FAMILY STRUCTURE AND COLLEGE GRADUATION: IS THE STEPPARENT EFFECT MORE NEGATIVE THAN THE SINGLE PARENT EFFECT?
Authors: Wojtkiewicz, Roger; Holtzman, Mellisa
Source: Sociological Spectrum, Volume 31, Number 4, July 2011 , pp. 498-521(24)
Abstract:We use data from the National Longitudinal Education Study (NELS) to build upon previous research that considered the negative effects of living in mother-only families and stepparent families on the subsequent educational attainment of children. Our results break new ground in finding that although those who lived in a mother-only family are not less likely overall to graduate college than those who lived with two biological parents, they are significantly less likely to graduate college given four-year college attendance even when other important factors are controlled. In addition, we find that those who lived in a stepparent family are less likely overall to graduate college than those who lived with two biological parents when other important factors are controlled. This difference for those who lived in a stepparent family is due to lower chances of four-year college attendance given high school graduation and of college graduation given four-year college attendance.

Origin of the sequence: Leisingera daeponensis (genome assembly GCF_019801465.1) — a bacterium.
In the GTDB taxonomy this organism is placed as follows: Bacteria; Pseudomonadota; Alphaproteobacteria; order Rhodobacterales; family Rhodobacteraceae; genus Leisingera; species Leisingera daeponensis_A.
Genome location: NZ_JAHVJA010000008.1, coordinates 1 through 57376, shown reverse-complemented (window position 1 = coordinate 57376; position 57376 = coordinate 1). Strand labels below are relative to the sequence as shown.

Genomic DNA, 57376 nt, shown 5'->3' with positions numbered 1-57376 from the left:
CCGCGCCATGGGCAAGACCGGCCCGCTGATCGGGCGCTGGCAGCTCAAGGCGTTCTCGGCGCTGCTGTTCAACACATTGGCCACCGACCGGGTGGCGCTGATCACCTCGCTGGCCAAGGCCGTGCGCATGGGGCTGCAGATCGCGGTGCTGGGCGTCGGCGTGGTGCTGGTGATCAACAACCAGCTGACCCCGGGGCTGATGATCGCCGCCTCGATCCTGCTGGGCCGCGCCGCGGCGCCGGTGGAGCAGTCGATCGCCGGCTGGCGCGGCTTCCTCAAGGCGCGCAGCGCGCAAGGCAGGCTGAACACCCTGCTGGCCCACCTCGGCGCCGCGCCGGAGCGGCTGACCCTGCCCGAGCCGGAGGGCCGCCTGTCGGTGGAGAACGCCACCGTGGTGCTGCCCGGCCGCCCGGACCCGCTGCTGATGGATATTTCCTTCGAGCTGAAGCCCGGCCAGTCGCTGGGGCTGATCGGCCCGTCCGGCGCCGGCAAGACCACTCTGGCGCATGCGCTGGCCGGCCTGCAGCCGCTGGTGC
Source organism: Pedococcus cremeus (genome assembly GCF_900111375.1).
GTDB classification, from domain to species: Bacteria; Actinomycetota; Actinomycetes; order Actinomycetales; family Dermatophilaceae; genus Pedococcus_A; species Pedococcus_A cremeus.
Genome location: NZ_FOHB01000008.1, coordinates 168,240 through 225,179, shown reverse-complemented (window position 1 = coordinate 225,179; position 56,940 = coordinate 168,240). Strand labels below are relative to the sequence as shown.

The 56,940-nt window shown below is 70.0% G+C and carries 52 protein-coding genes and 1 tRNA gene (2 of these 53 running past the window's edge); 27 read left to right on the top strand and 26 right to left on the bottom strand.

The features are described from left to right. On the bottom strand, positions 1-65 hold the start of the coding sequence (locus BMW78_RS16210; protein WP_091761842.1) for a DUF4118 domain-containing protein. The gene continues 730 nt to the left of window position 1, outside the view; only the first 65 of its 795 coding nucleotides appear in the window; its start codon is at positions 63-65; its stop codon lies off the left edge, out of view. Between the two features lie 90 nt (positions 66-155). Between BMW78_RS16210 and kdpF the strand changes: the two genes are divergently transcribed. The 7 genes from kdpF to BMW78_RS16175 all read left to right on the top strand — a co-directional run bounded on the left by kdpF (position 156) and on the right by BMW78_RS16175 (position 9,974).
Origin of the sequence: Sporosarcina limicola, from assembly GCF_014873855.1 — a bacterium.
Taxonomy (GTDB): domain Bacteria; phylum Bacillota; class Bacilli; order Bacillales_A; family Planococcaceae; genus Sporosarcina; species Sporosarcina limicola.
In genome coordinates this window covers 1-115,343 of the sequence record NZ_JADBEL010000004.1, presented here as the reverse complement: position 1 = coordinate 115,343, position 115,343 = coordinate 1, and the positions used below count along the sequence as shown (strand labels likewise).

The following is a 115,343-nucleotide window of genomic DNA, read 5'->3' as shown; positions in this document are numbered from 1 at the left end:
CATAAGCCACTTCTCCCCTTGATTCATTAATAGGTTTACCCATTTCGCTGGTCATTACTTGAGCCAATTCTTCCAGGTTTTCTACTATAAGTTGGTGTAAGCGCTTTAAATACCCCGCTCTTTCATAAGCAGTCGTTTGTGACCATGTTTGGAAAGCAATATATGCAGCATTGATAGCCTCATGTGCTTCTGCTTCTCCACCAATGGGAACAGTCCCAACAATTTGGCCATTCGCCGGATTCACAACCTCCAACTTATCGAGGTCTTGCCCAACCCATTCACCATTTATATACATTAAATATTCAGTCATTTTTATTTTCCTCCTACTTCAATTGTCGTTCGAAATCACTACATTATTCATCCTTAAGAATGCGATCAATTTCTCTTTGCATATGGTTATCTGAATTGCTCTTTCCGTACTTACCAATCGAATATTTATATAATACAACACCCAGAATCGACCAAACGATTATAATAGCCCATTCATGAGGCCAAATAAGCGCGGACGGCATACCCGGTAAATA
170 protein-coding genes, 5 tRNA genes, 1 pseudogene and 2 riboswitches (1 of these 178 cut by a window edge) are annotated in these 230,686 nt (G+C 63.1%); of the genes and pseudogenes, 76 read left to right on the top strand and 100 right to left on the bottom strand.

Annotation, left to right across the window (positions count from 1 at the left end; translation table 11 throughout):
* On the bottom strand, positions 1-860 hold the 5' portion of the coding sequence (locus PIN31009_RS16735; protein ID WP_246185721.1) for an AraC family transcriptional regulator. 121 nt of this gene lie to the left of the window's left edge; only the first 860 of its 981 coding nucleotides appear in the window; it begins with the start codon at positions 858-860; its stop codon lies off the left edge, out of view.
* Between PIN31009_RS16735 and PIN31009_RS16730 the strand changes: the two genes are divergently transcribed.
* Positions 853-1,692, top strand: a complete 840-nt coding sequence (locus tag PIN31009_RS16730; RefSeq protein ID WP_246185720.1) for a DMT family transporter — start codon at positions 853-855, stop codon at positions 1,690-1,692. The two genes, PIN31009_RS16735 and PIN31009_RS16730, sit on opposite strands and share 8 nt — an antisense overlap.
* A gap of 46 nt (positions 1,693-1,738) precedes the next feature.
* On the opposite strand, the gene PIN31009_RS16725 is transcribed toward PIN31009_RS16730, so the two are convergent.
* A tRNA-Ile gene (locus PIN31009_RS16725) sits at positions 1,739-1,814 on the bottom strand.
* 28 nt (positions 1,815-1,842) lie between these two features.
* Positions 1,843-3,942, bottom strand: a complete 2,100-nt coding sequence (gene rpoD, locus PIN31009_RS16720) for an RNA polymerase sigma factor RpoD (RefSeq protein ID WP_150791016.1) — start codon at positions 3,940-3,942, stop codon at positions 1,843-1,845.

Document Type: Research Article
Affiliations: Department of Sociology, Ball State University, Muncie, Indiana, USA
Publication date: 2011-07-01